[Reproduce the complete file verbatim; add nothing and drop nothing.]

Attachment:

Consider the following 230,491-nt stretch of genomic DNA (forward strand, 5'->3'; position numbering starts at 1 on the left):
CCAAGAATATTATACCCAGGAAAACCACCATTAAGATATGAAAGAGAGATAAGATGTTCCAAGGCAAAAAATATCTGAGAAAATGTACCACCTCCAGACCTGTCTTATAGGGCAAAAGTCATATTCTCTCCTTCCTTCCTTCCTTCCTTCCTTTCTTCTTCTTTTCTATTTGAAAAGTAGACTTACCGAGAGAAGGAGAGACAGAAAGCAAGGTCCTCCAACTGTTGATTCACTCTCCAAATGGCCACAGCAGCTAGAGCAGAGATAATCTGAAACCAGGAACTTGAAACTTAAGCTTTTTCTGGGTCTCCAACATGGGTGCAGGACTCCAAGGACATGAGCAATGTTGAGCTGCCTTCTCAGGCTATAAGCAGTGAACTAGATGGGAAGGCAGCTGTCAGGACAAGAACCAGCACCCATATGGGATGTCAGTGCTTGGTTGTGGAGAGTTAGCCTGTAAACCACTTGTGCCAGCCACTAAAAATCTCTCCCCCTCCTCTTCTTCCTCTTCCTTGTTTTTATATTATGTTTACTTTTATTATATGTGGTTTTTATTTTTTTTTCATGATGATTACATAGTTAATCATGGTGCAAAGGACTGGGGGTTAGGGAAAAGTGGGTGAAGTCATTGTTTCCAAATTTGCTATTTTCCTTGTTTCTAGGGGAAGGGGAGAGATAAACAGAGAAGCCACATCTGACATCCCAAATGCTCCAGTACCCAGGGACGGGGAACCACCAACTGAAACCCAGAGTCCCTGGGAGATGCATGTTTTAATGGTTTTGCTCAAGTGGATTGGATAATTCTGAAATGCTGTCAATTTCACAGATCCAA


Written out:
Consider the following 230,491-nt stretch of genomic DNA (forward strand, 5'->3'; position numbering starts at 1 on the left):
CCAAGAATATTATACCCAGGAAAACCACCATTAAGATATGAAAGAGAGATAAGATGTTCCAAGGCAAAAAATATCTGAGAAAATGTACCACCTCCAGACCTGTCTTATAGGGCAAAAGTCATATTCTCTCCTTCCTTCCTTCCTTCCTTCCTTTCTTCTTCTTTTCTATTTGAAAAGTAGACTTACCGAGAGAAGGAGAGACAGAAAGCAAGGTCCTCCAACTGTTGATTCACTCTCCAAATGGCCACAGCAGCTAGAGCAGAGATAATCTGAAACCAGGAACTTGAAACTTAAGCTTTTTCTGGGTCTCCAACATGGGTGCAGGACTCCAAGGACATGAGCAATGTTGAGCTGCCTTCTCAGGCTATAAGCAGTGAACTAGATGGGAAGGCAGCTGTCAGGACAAGAACCAGCACCCATATGGGATGTCAGTGCTTGGTTGTGGAGAGTTAGCCTGTAAACCACTTGTGCCAGCCACTAAAAATCTCTCCCCCTCCTCTTCTTCCTCTTCCTTGTTTTTATATTATGTTTACTTTTATTATATGTGGTTTTTATTTTTTTTTCATGATGATTACATAGTTAATCATGGTGCAAAGGACTGGGGGTTAGGGAAAAGTGGGTGAAGTCATTGTTTCCAAATTTGCTATTTTCCTTGTTTCTAGGGGAAGGGGAGAGATAAACAGAGAAGCCACATCTGACATCCCAAATGCTCCAGTACCCAGGGACGGGGAACCACCAACTGAAACCCAGAGTCCCTGGGAGATGCATGTTTTAATGGTTTTGCTCAAGTGGATTGGATAATTCTGAAATGCTGTCAATTTCACAGATCCAA